Physical Activity: Keep Your Mind in Shape as You Age
There are many benefits to daily exercise, including improved cardiovascular ability and increased energy levels. But, can exercise also sharpen our minds?
The Effects of Aging on the Brain
Researchers have not yet conclusively determined the causes of cognitive deterioration. As a person ages, the brain seems to lose cells in areas that produce neurotransmitters. Also, changes take place in the white matter of the brain, where communication with other cells occurs.
Research on Exercise and the Mind
There are a number of studies that focus on the effects of physical activity on cognitive functioning in people 65 years and older.
For example, a review of 11 studies found that aerobic exercise in older people (those who didn’t have any cognitive problems) can improve some aspects of cognitive functioning.
In one large study involving over 18,000 women, researchers found that increased levels of physical activity was associated with a reduced risk of dementia.
Walk This Way
Walking is widely known to be beneficial for both the mind and the body. The following are some tips to walk safely:
- Walk with confidence—show that you are aware and in control.
- To stay alert to your environment, do not wear a portable musical listening device.
- When possible, avoid walking alone. Walk with a friend or in well-traveled areas.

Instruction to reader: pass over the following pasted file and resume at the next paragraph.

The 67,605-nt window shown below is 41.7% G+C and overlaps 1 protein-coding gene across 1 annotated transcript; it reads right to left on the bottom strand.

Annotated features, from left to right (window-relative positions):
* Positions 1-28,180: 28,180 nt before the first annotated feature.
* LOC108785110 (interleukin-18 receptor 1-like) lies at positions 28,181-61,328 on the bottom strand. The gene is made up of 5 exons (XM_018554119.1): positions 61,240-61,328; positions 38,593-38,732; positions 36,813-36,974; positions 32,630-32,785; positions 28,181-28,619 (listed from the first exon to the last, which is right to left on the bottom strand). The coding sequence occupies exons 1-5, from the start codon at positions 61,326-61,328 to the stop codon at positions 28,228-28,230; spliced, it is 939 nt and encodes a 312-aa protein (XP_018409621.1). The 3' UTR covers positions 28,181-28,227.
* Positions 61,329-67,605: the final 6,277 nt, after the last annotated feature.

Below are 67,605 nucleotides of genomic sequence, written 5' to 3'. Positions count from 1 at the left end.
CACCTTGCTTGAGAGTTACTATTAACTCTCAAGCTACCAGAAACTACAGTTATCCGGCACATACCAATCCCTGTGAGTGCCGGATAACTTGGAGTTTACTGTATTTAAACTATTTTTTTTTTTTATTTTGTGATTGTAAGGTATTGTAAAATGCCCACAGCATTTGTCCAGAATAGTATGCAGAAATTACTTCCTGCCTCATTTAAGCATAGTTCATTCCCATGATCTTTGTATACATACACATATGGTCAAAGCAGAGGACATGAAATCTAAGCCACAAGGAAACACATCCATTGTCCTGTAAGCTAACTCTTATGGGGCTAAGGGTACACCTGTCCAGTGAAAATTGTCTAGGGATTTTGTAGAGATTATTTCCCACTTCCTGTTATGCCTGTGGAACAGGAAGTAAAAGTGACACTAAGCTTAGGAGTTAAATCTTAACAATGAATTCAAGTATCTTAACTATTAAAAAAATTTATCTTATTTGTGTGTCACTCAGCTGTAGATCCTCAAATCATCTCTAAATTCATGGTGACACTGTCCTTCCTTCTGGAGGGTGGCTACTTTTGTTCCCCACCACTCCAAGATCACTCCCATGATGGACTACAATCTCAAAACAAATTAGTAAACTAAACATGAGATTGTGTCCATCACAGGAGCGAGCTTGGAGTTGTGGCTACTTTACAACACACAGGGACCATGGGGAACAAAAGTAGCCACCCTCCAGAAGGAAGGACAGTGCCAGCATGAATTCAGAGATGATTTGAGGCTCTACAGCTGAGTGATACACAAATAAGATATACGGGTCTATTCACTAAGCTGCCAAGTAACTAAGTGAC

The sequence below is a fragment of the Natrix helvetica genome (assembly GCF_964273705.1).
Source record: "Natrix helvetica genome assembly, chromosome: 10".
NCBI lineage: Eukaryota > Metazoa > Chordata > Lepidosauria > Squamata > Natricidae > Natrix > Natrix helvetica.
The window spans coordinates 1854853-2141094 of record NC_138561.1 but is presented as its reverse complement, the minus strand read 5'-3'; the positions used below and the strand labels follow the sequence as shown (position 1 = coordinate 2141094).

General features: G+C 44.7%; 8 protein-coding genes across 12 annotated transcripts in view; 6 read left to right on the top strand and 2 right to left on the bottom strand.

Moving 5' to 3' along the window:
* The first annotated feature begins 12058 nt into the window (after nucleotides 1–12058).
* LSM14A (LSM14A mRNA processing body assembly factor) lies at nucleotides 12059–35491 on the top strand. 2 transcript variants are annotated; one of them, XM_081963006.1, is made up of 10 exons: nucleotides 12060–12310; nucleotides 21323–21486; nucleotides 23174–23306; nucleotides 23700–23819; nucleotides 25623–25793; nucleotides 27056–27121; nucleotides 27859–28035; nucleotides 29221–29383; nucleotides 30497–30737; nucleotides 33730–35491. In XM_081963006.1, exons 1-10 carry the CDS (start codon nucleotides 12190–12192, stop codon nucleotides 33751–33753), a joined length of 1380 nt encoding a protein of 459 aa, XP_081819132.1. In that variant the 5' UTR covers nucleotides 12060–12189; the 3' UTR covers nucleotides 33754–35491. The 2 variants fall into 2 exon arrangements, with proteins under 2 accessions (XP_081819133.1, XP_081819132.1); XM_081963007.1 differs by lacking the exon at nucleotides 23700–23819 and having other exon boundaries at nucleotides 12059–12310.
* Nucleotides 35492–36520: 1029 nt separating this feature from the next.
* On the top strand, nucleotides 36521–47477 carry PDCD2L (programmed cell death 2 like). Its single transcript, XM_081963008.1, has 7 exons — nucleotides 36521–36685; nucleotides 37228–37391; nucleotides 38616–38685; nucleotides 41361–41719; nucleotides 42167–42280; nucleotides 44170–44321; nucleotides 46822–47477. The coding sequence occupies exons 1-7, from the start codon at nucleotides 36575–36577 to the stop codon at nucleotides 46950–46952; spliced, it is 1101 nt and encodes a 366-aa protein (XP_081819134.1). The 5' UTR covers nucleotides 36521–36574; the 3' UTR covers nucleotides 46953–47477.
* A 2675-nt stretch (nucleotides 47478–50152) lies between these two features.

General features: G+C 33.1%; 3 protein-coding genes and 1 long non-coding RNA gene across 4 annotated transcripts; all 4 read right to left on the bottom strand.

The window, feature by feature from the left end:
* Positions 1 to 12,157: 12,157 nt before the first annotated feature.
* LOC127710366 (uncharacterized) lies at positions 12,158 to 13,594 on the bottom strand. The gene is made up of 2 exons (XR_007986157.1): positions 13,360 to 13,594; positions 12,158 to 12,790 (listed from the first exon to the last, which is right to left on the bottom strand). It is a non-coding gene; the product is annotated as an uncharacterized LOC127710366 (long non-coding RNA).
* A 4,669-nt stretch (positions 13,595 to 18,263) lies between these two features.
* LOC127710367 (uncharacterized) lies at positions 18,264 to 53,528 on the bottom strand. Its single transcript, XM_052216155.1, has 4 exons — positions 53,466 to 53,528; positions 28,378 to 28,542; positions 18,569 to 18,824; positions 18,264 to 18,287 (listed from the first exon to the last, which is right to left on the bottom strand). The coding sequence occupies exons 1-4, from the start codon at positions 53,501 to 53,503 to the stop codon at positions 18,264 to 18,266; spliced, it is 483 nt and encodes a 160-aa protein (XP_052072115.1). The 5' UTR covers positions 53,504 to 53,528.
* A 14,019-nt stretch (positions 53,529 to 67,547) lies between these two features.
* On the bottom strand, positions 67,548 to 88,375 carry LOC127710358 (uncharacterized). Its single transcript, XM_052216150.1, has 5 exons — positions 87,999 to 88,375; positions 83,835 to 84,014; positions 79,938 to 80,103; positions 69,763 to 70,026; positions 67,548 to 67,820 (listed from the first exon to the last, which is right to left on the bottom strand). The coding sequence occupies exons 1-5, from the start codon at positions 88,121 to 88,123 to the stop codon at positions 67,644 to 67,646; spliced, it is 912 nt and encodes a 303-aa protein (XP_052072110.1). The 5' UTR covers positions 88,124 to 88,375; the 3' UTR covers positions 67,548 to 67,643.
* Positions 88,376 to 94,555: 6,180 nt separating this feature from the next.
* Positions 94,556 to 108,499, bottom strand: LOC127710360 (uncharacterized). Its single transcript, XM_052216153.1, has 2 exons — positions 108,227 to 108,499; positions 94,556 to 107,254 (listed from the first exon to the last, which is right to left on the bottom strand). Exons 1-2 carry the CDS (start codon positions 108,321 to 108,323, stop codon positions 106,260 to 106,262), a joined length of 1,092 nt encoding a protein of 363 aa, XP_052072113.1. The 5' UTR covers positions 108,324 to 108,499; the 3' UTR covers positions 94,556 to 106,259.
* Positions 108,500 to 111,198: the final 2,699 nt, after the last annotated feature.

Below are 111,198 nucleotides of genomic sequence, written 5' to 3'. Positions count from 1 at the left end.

- Stay in well-lit areas, away from alleys or wooded areas.
- Avoid shortcuts through parks, vacant lots, and other deserted places.
- If a driver stops to ask you for directions, avoid getting near the car.
- If you feel you are being followed, go to the nearest business or residence for help.
- Above all, be aware of the people around you and your surroundings.
Other ideas for moderate physical activity include going up and down stairs (as opposed to taking the elevator or escalator), gardening, dancing, swimming, and water aerobics.
Angevaren M, Aufdemkampe G, Verhaar HJ, Aleman A, Vanhees L. Physical activity and enhanced fitness to improve cognitive function in older people without known cognitive impairment. Cochrane Database Syst Rev. 2008 Jul 16;(3):CD005381
Atkinson HH, Rosano C, Simonsick EM, et al. Cognitive function, gait speed decline, and comorbidities: the health, aging, and body composition study. J Gerontol A Biol Sci Med Sci. 2007;62(8):844-50.
Knoefel JE, Jankowiak J. Can our leisure activities help to prevent cognitive decline? Neurology. 2006;66:E21-E22.
Rosano C, Simonsick EM, Harris TB, et al. Association between physical and cognitive function in healthy elderly: the health, aging, and body composition study. Neuroepidemiology. 2005;24(1-2):8-14.